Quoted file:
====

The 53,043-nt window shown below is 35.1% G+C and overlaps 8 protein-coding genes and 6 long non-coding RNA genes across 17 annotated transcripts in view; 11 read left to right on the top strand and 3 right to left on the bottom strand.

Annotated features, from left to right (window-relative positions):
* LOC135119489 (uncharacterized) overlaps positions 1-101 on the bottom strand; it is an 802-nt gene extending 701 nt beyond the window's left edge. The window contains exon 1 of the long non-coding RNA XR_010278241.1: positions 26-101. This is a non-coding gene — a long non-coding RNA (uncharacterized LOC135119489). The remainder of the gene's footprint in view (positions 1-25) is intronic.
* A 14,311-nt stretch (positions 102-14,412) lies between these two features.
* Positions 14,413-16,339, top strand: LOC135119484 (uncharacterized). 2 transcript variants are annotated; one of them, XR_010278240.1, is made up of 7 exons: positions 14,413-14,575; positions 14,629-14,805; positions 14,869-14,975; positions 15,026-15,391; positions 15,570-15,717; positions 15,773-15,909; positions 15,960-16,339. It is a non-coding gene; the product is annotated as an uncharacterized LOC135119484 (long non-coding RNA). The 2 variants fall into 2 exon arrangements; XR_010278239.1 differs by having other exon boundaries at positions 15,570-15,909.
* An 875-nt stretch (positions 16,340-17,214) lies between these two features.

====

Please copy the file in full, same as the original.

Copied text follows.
The 53,043-nt window shown below is 35.1% G+C and overlaps 8 protein-coding genes and 6 long non-coding RNA genes across 17 annotated transcripts in view; 11 read left to right on the top strand and 3 right to left on the bottom strand.

Annotated features, from left to right (window-relative positions):
* LOC135119489 (uncharacterized) overlaps positions 1-101 on the bottom strand; it is an 802-nt gene extending 701 nt beyond the window's left edge. The window contains exon 1 of the long non-coding RNA XR_010278241.1: positions 26-101. This is a non-coding gene — a long non-coding RNA (uncharacterized LOC135119489). The remainder of the gene's footprint in view (positions 1-25) is intronic.
* A 14,311-nt stretch (positions 102-14,412) lies between these two features.
* Positions 14,413-16,339, top strand: LOC135119484 (uncharacterized). 2 transcript variants are annotated; one of them, XR_010278240.1, is made up of 7 exons: positions 14,413-14,575; positions 14,629-14,805; positions 14,869-14,975; positions 15,026-15,391; positions 15,570-15,717; positions 15,773-15,909; positions 15,960-16,339. It is a non-coding gene; the product is annotated as an uncharacterized LOC135119484 (long non-coding RNA). The 2 variants fall into 2 exon arrangements; XR_010278239.1 differs by having other exon boundaries at positions 15,570-15,909.
* An 875-nt stretch (positions 16,340-17,214) lies between these two features.